Turkey’s promotion started with Israel

Turkey’s promotion started with Israel

Reina was born in Turkey’s western city of İzmir and Rafael is from Istanbul’s Beyoğlu district. Some came to Israel as children and some came only a few years ago but they left their hearts in Turkey.

When they heard Turkish products would be promoted, they came to Israel’s “Republic of Turkey Promotion Day” on Nov. 27 with great excitement.

The long lines at the fair for “künefe,” a cheesy dessert originally from Turkey’s southeastern province of Hatay, and for the traditional “maraş” ice cream, are due to this feeling of longing.

The “Civilizations Choir” was formed as a stand against discrimination of religion, language and race in Hatay. The emotional feeling created by the songs they sang that day in Turkish, Hebrew, Kurdish and Arabic, turned into an atmosphere of entertainment when the audience requested songs by famous Turkish singer İbrahim Tatlıses.

We were first in Jerusalem and afterwards in Tel Aviv for the day’s activities. Historical railway stations built during the Ottoman Empire were the interesting venues chosen for the event.

This is the first event by the “Turkey Promotion Fund,” formed to replace the closed sectorial promotion groups. The project belongs to the Mediterranean Water Products and Animal Products Exporter Associations (ASHİB).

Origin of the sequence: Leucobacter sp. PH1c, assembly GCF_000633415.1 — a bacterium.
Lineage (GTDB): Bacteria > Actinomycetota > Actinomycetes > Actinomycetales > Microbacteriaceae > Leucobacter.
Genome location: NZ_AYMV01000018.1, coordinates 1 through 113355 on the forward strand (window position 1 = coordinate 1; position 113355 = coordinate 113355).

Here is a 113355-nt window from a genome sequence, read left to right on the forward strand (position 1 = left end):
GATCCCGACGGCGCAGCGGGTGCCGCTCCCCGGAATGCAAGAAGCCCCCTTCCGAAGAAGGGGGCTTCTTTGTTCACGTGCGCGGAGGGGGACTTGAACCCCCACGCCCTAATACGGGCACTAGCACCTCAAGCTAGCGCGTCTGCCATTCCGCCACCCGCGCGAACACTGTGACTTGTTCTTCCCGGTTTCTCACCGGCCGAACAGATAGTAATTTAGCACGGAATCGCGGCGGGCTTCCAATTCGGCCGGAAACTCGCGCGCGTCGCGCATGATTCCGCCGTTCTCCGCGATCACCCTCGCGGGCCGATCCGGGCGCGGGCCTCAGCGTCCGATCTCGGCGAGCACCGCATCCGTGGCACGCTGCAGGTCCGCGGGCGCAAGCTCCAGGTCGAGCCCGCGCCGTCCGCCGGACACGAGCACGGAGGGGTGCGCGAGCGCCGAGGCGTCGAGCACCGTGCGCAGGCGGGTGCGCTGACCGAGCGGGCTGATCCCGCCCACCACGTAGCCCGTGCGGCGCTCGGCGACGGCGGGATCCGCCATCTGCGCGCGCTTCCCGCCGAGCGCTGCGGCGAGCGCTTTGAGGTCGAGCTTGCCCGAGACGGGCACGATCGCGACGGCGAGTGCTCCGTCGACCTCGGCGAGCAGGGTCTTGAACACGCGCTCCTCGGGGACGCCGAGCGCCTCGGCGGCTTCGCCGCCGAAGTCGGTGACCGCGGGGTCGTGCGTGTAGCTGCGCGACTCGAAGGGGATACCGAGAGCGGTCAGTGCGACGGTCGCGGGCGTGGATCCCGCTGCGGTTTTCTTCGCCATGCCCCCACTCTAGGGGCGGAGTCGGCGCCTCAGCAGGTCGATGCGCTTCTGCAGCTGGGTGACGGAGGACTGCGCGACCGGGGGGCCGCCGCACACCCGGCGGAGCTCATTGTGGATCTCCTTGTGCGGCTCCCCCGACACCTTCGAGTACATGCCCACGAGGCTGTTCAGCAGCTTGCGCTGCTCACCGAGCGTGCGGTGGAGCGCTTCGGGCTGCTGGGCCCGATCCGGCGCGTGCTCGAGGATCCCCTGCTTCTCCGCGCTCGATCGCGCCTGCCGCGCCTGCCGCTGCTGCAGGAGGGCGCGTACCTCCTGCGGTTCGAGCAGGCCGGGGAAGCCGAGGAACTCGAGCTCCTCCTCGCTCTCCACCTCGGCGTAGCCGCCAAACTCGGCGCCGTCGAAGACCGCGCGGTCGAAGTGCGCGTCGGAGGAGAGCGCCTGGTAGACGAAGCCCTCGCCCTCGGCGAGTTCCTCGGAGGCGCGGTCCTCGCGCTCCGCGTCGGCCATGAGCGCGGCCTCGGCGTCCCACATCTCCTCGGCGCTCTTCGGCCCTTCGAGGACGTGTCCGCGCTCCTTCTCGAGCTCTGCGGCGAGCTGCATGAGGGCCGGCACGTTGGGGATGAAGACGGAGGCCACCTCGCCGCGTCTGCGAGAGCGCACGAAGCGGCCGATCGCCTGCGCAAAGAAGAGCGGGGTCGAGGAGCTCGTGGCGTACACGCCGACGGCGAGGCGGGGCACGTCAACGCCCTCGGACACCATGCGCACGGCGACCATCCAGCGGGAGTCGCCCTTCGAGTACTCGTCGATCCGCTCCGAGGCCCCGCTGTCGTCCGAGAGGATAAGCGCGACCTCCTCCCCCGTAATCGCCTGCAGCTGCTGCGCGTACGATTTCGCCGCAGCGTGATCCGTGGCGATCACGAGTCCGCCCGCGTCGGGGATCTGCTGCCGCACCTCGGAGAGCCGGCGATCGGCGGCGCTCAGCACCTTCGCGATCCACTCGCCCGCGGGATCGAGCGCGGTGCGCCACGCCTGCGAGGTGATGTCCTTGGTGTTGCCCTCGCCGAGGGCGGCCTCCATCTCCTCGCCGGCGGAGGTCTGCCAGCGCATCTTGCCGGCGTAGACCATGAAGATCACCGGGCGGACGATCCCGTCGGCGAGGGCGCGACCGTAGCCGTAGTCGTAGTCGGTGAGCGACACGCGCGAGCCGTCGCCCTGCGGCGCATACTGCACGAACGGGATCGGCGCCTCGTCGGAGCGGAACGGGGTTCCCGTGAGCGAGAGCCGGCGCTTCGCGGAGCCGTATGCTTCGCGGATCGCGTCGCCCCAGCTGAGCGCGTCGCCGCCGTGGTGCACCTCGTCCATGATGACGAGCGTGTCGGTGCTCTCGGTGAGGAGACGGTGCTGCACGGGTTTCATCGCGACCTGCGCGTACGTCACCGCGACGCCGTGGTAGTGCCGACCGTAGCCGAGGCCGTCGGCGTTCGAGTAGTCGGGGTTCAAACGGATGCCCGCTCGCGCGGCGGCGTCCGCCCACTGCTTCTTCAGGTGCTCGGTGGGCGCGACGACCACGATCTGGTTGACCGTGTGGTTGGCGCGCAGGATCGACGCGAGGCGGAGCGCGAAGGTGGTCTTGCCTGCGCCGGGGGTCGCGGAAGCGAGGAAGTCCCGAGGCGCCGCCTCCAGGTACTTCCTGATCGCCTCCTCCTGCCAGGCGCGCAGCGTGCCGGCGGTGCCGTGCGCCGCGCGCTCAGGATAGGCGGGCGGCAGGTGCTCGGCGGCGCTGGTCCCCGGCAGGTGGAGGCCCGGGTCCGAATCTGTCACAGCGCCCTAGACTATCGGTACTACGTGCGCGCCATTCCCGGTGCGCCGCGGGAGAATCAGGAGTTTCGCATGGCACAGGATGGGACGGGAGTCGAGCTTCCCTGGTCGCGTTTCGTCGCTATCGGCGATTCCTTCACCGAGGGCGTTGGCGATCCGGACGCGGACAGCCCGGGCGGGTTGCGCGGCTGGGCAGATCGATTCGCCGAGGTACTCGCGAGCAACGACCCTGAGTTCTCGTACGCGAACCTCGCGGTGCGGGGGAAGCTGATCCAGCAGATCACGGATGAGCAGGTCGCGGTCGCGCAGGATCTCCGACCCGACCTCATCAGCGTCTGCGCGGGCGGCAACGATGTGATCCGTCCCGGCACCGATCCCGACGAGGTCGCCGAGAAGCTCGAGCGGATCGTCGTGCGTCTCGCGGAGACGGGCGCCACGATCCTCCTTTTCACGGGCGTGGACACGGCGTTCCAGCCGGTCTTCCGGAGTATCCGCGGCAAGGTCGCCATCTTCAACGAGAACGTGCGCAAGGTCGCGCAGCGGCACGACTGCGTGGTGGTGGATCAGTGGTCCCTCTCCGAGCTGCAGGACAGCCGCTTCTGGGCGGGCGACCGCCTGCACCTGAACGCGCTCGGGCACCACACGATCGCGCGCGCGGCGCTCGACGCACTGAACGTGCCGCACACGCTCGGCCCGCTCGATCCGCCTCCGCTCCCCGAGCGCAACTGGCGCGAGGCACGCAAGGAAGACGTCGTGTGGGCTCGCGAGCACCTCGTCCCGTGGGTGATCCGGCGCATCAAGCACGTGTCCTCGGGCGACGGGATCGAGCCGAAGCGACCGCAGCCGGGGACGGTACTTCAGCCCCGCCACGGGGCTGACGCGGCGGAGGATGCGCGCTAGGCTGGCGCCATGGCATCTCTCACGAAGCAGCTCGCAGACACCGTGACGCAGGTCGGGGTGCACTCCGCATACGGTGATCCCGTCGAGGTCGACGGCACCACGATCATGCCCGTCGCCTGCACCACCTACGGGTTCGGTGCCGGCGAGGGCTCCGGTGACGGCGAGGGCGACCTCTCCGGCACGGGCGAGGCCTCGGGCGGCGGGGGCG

ASHİB head Ali Can Yamanyılmaz, who coordinated the activity, said they wanted to promote Turkish products before the international food “Israfood” in Tel Aviv. Yamanyılmaz said he had the support of the Economy Ministry and that Turkish Economy Ministry Undersecretary İbrahim Şenel had visited the fair.

Yamanyılmaz explained why they chose Israel:

“Israel is one of our most important markets in the food sector and our exports are continuously increasing. The Israeli authorities at the fair said the collaboration between the two countries would improve. There is an especially great interest in the confectionery sector. The goals are big. The Israeli sector representatives said they could do production with Turkish partners. This is a positive development from our side,” he said.

According to the information from Yamanyılmaz, trade volume between Turkey and Israel has increased 113 percent in the last 13 years and rose from $2 billion to $4.4 billion in 2016.

He said almost $3 billion of this figure are exports to Israel and $1.3 billion are imports.

“Israel is among the top 10 countries Turkey exports to. Turkey’s biggest advantages are its production power in line with European Union standards and its geological advantage, which assures products are shipped to Israel in one night. Only Turkish Airlines makes 10 flights per day. We have the most exports with Israel in the automotive, steel, chemistry, iron and ready-to-wear sectors. It seems like our annual export figures will double in five years,” said Yamanyılmaz.

Rueven Schlussel, a second president of the Federation of Israeli Chambers of Commerce, also said Israeli business people wanted to increase the trade volume with Turkey and that activities in this sense and the fair would have a big impact.

The second stop is Japan

Yamanyılmaz said their next goal was Japan.

“In 2018, we will organize a much bigger activity in Japan. We also have the support of our Economy Ministry in this matter because we have a great deficit in foreign trade with Japan. We want a 15-20 percent market share in Japan’s game fowl industry,” he said.

jale özgentürk, hdn, Opinion,